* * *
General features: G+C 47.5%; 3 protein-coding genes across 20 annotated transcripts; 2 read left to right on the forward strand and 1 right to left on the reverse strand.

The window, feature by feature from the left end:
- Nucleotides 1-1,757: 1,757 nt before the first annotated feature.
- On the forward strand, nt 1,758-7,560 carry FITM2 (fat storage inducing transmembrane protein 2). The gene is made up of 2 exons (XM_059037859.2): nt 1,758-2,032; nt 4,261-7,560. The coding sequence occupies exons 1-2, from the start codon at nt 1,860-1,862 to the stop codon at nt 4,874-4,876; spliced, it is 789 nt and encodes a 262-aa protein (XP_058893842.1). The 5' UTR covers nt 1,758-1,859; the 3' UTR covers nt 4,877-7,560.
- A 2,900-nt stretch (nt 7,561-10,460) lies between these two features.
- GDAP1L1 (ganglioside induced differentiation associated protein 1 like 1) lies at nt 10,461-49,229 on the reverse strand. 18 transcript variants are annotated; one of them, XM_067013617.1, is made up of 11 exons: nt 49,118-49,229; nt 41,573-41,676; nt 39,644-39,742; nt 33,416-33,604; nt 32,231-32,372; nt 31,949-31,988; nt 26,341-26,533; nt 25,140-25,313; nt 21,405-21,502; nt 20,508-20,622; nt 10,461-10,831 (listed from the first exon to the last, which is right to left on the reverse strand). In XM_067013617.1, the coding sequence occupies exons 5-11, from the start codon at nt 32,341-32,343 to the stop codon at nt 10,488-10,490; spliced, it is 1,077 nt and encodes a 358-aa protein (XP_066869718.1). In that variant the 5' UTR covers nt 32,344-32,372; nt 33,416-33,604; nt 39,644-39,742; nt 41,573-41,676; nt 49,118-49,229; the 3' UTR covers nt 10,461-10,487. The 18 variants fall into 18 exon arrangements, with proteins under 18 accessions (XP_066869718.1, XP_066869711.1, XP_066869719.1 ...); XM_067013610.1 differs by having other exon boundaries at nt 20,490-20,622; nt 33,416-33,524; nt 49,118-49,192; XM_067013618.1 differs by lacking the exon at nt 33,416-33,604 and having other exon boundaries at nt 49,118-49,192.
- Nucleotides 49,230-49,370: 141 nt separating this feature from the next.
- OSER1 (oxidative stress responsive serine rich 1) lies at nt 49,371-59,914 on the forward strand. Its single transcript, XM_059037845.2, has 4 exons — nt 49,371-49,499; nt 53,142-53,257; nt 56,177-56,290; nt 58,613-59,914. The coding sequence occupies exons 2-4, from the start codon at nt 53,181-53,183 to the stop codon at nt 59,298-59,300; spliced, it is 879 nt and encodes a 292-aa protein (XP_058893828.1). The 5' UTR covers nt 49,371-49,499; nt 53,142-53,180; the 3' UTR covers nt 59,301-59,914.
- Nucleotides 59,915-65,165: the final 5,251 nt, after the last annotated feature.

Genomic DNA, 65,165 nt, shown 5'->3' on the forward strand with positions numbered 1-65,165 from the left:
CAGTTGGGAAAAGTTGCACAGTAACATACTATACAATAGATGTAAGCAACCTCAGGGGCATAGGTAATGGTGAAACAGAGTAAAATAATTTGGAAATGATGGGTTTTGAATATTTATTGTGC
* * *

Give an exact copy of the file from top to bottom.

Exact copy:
General features: G+C 47.5%; 3 protein-coding genes across 20 annotated transcripts; 2 read left to right on the forward strand and 1 right to left on the reverse strand.

The window, feature by feature from the left end:
- Nucleotides 1-1,757: 1,757 nt before the first annotated feature.
- On the forward strand, nt 1,758-7,560 carry FITM2 (fat storage inducing transmembrane protein 2). The gene is made up of 2 exons (XM_059037859.2): nt 1,758-2,032; nt 4,261-7,560. The coding sequence occupies exons 1-2, from the start codon at nt 1,860-1,862 to the stop codon at nt 4,874-4,876; spliced, it is 789 nt and encodes a 262-aa protein (XP_058893842.1). The 5' UTR covers nt 1,758-1,859; the 3' UTR covers nt 4,877-7,560.
- A 2,900-nt stretch (nt 7,561-10,460) lies between these two features.
- GDAP1L1 (ganglioside induced differentiation associated protein 1 like 1) lies at nt 10,461-49,229 on the reverse strand. 18 transcript variants are annotated; one of them, XM_067013617.1, is made up of 11 exons: nt 49,118-49,229; nt 41,573-41,676; nt 39,644-39,742; nt 33,416-33,604; nt 32,231-32,372; nt 31,949-31,988; nt 26,341-26,533; nt 25,140-25,313; nt 21,405-21,502; nt 20,508-20,622; nt 10,461-10,831 (listed from the first exon to the last, which is right to left on the reverse strand). In XM_067013617.1, the coding sequence occupies exons 5-11, from the start codon at nt 32,341-32,343 to the stop codon at nt 10,488-10,490; spliced, it is 1,077 nt and encodes a 358-aa protein (XP_066869718.1). In that variant the 5' UTR covers nt 32,344-32,372; nt 33,416-33,604; nt 39,644-39,742; nt 41,573-41,676; nt 49,118-49,229; the 3' UTR covers nt 10,461-10,487. The 18 variants fall into 18 exon arrangements, with proteins under 18 accessions (XP_066869718.1, XP_066869711.1, XP_066869719.1 ...); XM_067013610.1 differs by having other exon boundaries at nt 20,490-20,622; nt 33,416-33,524; nt 49,118-49,192; XM_067013618.1 differs by lacking the exon at nt 33,416-33,604 and having other exon boundaries at nt 49,118-49,192.
- Nucleotides 49,230-49,370: 141 nt separating this feature from the next.
- OSER1 (oxidative stress responsive serine rich 1) lies at nt 49,371-59,914 on the forward strand. Its single transcript, XM_059037845.2, has 4 exons — nt 49,371-49,499; nt 53,142-53,257; nt 56,177-56,290; nt 58,613-59,914. The coding sequence occupies exons 2-4, from the start codon at nt 53,181-53,183 to the stop codon at nt 59,298-59,300; spliced, it is 879 nt and encodes a 292-aa protein (XP_058893828.1). The 5' UTR covers nt 49,371-49,499; nt 53,142-53,180; the 3' UTR covers nt 59,301-59,914.
- Nucleotides 59,915-65,165: the final 5,251 nt, after the last annotated feature.

Genomic DNA, 65,165 nt, shown 5'->3' on the forward strand with positions numbered 1-65,165 from the left:
CAGTTGGGAAAAGTTGCACAGTAACATACTATACAATAGATGTAAGCAACCTCAGGGGCATAGGTAATGGTGAAACAGAGTAAAATAATTTGGAAATGATGGGTTTTGAATATTTATTGTGC